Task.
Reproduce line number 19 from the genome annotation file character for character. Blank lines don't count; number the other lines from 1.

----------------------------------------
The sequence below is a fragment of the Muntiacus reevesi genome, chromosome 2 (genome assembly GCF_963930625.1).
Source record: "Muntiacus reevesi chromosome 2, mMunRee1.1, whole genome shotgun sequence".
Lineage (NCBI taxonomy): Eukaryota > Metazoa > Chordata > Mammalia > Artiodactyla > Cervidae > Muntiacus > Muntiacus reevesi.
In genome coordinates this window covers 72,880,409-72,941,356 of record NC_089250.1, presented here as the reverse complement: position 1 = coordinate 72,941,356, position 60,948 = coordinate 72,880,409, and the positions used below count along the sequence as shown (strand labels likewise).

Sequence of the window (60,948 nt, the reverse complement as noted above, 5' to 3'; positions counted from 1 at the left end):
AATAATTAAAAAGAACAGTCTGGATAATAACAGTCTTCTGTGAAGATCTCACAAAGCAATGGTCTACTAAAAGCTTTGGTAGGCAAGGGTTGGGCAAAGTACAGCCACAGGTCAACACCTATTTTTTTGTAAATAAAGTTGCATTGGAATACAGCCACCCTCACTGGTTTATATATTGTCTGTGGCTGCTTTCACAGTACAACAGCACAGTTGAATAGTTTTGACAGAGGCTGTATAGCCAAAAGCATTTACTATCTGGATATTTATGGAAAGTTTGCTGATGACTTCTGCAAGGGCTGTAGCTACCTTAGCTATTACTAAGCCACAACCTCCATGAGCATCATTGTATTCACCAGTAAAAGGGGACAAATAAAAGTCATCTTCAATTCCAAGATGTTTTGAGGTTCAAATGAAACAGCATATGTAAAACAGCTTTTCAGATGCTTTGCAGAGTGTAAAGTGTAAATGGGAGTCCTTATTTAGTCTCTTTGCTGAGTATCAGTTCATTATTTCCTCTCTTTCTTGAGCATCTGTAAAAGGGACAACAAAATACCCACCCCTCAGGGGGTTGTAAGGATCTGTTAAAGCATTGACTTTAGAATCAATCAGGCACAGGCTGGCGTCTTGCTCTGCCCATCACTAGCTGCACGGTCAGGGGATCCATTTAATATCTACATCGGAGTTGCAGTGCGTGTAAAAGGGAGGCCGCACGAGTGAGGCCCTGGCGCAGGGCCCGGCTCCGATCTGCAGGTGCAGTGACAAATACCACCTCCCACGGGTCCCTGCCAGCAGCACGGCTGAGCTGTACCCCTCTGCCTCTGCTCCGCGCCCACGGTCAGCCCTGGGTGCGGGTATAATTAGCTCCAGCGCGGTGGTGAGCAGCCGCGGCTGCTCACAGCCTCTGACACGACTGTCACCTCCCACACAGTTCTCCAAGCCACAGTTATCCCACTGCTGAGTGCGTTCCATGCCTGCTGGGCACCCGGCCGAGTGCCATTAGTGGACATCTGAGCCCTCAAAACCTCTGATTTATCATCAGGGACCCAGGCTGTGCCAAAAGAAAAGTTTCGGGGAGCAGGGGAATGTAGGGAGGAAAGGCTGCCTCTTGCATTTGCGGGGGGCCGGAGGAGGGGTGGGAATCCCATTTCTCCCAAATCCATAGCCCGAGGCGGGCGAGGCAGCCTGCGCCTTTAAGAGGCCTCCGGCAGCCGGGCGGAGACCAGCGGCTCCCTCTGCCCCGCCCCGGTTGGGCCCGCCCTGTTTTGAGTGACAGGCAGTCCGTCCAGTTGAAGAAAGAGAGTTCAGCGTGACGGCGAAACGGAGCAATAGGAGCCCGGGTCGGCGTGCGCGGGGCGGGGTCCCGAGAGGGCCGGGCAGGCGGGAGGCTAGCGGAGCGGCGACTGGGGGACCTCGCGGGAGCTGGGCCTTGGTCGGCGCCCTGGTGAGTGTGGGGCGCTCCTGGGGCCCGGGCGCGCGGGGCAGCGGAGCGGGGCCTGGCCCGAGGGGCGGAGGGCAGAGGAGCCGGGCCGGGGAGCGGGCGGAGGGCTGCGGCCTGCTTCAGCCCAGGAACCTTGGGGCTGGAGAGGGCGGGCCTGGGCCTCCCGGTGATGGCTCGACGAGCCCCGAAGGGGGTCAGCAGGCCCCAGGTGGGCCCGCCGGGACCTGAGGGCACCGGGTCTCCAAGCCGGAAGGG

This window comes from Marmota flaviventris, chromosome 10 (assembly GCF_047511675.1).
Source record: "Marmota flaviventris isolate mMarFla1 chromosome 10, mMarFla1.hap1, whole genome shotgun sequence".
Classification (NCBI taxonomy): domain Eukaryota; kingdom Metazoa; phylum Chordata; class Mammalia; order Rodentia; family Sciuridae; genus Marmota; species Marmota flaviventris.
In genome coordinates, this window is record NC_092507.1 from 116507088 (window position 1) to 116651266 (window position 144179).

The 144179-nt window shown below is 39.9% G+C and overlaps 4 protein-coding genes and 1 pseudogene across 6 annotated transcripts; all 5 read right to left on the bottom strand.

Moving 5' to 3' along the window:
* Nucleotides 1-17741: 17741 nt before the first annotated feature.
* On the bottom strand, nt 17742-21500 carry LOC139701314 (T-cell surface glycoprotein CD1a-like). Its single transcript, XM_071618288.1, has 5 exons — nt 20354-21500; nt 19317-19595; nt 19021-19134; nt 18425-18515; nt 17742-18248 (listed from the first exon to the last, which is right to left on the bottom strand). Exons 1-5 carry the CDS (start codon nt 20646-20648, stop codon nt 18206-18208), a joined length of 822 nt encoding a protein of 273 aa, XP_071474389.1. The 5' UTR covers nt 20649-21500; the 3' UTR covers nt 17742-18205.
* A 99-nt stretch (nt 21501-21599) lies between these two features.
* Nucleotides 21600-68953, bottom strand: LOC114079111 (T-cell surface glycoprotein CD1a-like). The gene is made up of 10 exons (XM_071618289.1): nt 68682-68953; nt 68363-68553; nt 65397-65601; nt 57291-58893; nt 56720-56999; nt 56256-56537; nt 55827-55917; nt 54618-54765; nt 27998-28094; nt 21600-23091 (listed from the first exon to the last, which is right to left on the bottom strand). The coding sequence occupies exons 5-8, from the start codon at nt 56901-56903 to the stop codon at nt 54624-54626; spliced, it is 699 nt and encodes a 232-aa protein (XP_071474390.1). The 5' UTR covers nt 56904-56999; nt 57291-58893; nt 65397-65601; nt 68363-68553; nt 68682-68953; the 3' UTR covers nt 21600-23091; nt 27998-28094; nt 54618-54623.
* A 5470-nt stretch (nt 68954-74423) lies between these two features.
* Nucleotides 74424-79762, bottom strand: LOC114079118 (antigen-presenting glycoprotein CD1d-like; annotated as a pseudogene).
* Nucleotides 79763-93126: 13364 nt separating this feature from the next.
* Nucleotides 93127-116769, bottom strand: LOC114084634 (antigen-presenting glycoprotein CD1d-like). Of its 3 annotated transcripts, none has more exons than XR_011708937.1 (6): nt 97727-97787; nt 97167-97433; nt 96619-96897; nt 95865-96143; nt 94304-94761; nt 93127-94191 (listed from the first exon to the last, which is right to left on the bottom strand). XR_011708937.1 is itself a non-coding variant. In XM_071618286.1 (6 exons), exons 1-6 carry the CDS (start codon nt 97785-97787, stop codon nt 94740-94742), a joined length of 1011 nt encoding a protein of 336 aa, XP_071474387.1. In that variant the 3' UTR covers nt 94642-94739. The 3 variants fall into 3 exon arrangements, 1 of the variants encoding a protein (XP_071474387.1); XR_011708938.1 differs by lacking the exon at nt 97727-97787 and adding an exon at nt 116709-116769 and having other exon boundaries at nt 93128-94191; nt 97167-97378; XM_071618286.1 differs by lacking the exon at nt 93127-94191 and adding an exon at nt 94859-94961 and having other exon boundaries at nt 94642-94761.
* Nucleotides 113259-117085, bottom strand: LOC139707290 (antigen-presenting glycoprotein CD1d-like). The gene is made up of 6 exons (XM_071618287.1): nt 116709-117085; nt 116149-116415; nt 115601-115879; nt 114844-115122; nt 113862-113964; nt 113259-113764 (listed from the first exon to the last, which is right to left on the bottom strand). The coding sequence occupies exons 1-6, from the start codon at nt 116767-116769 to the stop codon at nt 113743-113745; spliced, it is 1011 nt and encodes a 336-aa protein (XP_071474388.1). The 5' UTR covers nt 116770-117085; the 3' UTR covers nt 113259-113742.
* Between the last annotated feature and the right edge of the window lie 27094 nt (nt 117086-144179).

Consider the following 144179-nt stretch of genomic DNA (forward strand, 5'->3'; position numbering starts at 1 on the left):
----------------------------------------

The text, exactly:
* Nucleotides 79763-93126: 13364 nt separating this feature from the next.